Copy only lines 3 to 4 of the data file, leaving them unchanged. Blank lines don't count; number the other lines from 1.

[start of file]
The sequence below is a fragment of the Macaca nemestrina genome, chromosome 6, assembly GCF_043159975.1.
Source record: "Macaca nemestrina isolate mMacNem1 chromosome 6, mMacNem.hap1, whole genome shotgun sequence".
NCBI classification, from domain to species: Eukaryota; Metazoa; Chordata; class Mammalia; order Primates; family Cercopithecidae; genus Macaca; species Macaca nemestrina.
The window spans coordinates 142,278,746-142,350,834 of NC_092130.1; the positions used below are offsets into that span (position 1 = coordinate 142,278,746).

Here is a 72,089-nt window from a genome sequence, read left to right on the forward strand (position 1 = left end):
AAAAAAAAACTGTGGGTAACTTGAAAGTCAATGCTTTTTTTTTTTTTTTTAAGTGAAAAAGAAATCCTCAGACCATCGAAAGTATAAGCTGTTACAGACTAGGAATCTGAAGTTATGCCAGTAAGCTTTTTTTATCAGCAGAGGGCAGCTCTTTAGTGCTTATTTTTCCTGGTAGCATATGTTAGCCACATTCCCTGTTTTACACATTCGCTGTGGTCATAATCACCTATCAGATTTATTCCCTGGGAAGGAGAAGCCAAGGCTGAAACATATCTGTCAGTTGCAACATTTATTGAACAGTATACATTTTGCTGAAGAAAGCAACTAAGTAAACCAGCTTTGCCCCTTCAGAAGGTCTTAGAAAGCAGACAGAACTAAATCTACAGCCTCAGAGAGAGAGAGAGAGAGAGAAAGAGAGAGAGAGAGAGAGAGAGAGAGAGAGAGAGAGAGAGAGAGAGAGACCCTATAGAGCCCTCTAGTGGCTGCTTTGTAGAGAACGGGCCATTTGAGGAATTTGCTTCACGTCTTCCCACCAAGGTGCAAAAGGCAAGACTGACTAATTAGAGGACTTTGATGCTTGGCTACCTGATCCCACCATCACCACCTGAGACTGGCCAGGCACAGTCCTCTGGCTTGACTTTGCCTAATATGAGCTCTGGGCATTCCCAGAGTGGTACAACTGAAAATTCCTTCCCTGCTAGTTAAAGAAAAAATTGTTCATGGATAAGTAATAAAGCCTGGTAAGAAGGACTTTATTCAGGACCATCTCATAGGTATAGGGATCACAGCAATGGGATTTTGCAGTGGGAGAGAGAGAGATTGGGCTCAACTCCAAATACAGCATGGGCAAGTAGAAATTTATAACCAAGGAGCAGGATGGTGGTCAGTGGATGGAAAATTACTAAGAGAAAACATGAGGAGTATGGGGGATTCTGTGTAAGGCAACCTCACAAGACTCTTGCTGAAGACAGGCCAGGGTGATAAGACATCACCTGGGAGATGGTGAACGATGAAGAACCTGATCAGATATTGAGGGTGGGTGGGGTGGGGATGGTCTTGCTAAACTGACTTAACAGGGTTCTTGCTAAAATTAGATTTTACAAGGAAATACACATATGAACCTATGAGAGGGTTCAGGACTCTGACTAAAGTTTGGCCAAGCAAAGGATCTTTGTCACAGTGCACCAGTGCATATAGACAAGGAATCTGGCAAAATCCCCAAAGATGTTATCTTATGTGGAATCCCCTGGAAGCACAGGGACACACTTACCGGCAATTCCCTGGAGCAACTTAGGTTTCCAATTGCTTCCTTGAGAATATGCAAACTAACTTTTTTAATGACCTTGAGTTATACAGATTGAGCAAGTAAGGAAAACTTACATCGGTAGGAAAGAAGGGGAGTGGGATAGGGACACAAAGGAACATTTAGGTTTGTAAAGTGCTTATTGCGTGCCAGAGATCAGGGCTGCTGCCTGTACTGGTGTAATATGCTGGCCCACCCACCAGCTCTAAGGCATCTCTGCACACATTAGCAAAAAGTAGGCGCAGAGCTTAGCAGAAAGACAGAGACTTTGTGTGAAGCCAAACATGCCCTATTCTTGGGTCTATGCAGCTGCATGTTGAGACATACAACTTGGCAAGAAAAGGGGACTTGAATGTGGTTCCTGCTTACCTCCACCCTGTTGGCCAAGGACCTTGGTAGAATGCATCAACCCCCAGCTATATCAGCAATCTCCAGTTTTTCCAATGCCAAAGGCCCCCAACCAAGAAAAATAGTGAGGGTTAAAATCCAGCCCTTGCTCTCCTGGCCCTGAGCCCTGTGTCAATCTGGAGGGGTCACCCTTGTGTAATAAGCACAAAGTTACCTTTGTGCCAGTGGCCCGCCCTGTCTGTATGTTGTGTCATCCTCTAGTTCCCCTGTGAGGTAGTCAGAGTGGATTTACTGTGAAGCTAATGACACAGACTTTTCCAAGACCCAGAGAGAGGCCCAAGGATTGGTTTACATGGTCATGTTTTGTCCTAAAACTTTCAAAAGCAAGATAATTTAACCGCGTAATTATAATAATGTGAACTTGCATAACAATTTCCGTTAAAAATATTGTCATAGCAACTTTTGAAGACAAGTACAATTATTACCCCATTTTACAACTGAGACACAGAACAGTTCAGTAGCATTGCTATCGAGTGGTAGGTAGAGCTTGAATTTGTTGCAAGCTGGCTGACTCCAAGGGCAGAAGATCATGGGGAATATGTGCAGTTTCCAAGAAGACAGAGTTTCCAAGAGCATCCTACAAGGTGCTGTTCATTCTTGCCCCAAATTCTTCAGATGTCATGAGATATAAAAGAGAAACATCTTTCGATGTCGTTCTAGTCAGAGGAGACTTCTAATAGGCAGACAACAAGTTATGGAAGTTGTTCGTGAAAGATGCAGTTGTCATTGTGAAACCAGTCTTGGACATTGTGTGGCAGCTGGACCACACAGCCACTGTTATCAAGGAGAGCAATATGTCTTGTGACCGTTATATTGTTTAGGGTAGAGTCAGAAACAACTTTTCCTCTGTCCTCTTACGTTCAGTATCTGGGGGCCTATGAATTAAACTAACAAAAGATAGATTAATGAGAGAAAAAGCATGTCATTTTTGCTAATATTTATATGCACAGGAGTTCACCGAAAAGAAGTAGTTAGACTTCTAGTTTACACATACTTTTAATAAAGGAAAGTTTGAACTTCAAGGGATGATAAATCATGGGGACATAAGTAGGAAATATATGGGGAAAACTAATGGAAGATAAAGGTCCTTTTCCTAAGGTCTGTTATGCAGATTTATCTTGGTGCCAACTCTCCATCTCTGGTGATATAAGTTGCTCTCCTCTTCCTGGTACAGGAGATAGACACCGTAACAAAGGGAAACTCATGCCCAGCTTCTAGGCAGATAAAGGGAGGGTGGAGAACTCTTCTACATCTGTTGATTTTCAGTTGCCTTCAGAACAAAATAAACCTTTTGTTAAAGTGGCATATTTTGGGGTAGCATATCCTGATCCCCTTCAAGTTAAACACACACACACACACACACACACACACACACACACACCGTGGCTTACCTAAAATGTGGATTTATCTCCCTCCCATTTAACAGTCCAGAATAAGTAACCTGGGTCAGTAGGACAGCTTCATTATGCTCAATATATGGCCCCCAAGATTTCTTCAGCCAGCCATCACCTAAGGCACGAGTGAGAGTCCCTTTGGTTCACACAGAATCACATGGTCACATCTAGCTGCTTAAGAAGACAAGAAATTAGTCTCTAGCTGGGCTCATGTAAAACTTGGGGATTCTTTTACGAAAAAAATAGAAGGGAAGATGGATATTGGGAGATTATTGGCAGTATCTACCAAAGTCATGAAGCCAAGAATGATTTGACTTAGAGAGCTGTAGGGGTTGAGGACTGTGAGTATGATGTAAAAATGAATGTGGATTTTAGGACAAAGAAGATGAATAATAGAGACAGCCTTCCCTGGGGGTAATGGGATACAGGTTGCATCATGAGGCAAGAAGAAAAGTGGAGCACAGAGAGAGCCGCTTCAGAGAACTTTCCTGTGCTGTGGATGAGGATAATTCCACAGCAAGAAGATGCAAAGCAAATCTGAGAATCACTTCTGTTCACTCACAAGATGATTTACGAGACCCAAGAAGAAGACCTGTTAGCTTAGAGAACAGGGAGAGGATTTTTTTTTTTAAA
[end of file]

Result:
NCBI classification, from domain to species: Eukaryota; Metazoa; Chordata; class Mammalia; order Primates; family Cercopithecidae; genus Macaca; species Macaca nemestrina.
The window spans coordinates 142,278,746-142,350,834 of NC_092130.1; the positions used below are offsets into that span (position 1 = coordinate 142,278,746).